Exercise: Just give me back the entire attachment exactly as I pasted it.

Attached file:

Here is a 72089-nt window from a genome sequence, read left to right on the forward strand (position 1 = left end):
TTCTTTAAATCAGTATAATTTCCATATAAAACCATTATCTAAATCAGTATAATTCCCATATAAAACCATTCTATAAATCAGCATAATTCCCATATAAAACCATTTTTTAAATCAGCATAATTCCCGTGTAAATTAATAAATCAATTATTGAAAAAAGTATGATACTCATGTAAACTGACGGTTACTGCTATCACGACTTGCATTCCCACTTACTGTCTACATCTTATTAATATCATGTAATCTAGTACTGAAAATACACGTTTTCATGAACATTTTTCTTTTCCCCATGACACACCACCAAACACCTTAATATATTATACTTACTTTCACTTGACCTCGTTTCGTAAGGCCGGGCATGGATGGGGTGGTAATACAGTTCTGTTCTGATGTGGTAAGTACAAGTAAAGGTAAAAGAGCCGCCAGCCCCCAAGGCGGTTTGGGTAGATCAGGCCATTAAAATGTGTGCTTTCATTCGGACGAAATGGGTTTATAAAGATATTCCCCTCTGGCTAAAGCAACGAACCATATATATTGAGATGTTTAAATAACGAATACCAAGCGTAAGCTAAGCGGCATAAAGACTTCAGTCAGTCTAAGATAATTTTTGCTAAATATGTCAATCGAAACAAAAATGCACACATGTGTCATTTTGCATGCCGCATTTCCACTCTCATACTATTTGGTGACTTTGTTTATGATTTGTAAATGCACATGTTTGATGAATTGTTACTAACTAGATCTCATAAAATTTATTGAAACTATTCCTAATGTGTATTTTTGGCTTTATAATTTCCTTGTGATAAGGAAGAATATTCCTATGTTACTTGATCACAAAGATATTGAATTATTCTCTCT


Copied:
Here is a 72089-nt window from a genome sequence, read left to right on the forward strand (position 1 = left end):
TTCTTTAAATCAGTATAATTTCCATATAAAACCATTATCTAAATCAGTATAATTCCCATATAAAACCATTCTATAAATCAGCATAATTCCCATATAAAACCATTTTTTAAATCAGCATAATTCCCGTGTAAATTAATAAATCAATTATTGAAAAAAGTATGATACTCATGTAAACTGACGGTTACTGCTATCACGACTTGCATTCCCACTTACTGTCTACATCTTATTAATATCATGTAATCTAGTACTGAAAATACACGTTTTCATGAACATTTTTCTTTTCCCCATGACACACCACCAAACACCTTAATATATTATACTTACTTTCACTTGACCTCGTTTCGTAAGGCCGGGCATGGATGGGGTGGTAATACAGTTCTGTTCTGATGTGGTAAGTACAAGTAAAGGTAAAAGAGCCGCCAGCCCCCAAGGCGGTTTGGGTAGATCAGGCCATTAAAATGTGTGCTTTCATTCGGACGAAATGGGTTTATAAAGATATTCCCCTCTGGCTAAAGCAACGAACCATATATATTGAGATGTTTAAATAACGAATACCAAGCGTAAGCTAAGCGGCATAAAGACTTCAGTCAGTCTAAGATAATTTTTGCTAAATATGTCAATCGAAACAAAAATGCACACATGTGTCATTTTGCATGCCGCATTTCCACTCTCATACTATTTGGTGACTTTGTTTATGATTTGTAAATGCACATGTTTGATGAATTGTTACTAACTAGATCTCATAAAATTTATTGAAACTATTCCTAATGTGTATTTTTGGCTTTATAATTTCCTTGTGATAAGGAAGAATATTCCTATGTTACTTGATCACAAAGATATTGAATTATTCTCTCT